The 21st Century Cures Act (12/13/2016) clarified FDA's regulation of medical software. The new law amended the definition of "device" in the Food, Drug and Cosmetic Act to exclude certain software functions.
The FDA is currently developing draft guidance for public comment to help industry and FDA staff understand how the 21st Century Cures Act affects FDA's oversight of medical device software. If you have questions about how the 21st Century Cures Act affects your products, or if you have comments on how the FDA should regulate medical software, please email email@example.com.
Medical Device Data Systems (MDDS) are hardware or software products that transfer, store, convert formats, and display medical device data. An MDDS does not modify the data or modify the display of the data, and it does not by itself control the functions or parameters of any other medical device. MDDS are not intended to be used for active patient monitoring.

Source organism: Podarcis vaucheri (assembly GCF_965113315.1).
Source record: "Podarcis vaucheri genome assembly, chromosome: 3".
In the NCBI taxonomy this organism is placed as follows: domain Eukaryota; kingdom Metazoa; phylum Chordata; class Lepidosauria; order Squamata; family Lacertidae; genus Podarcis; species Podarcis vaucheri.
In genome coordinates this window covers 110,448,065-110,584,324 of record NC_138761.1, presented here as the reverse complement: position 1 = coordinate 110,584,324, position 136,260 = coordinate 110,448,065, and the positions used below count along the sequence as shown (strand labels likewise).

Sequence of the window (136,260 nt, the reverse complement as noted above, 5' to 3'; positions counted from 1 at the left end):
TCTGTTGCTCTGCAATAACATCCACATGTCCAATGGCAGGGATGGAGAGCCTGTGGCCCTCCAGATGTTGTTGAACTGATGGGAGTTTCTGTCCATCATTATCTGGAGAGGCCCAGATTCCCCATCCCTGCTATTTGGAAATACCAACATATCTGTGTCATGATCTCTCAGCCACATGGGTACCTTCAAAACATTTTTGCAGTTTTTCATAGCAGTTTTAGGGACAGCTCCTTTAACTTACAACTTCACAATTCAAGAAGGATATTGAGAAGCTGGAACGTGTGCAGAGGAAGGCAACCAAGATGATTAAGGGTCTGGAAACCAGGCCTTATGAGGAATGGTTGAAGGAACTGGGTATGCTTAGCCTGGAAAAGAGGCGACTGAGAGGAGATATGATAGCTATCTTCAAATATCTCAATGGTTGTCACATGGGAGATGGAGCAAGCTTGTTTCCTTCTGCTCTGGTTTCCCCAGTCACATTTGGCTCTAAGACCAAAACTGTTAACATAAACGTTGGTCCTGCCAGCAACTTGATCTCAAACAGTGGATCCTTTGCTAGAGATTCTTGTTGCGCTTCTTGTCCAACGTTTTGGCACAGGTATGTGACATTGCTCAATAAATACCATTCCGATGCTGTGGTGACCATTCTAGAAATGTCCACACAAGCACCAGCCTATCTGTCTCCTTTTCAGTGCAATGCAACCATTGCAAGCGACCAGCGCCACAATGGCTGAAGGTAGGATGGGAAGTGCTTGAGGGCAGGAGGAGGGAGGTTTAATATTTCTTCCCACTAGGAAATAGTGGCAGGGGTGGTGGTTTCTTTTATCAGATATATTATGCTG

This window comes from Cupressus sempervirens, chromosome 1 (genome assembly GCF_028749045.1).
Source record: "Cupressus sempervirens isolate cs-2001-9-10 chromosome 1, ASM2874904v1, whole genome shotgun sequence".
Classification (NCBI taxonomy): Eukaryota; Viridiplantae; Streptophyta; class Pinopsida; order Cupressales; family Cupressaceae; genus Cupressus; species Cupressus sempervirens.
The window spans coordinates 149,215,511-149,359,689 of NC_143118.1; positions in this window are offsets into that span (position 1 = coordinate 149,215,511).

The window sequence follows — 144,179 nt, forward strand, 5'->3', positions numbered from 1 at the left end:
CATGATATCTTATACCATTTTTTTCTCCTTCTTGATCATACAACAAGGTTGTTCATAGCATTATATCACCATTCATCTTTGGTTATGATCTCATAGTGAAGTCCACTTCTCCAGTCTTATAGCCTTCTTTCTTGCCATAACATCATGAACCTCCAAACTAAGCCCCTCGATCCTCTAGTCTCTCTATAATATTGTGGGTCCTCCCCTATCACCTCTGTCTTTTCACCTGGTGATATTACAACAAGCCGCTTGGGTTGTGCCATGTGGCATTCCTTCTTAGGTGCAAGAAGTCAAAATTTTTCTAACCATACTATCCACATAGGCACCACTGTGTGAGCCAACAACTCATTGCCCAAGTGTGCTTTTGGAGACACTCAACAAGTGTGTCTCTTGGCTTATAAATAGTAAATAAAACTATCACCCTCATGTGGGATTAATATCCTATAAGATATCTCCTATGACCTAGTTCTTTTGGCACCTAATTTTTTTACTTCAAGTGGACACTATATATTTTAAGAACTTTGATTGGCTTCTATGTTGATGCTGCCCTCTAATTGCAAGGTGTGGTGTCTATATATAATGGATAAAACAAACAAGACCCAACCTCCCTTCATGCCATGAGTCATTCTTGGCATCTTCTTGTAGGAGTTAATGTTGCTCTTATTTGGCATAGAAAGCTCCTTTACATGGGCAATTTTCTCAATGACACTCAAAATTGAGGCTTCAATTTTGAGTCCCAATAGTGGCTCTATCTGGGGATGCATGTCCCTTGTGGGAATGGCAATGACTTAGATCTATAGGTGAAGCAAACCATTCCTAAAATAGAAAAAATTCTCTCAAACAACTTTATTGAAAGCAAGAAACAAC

Examples of MDDS include:
- software that stores patient data such as blood pressure readings for review at a later time;
- software that converts digital data generated by a pulse oximeter into a format that can be printed; and
- software that displays a previously stored electrocardiogram for a particular patient.
The quality and continued reliable performance of MDDS are essential for the safety and effectiveness of health care delivery. Inadequate quality and design, unreliable performance, or incorrect functioning of MDDS can have a critical impact on public health.
For additional information, see "Medical Device Data Systems, Medical Image Storage Devices, and Medical Image Communications Devices."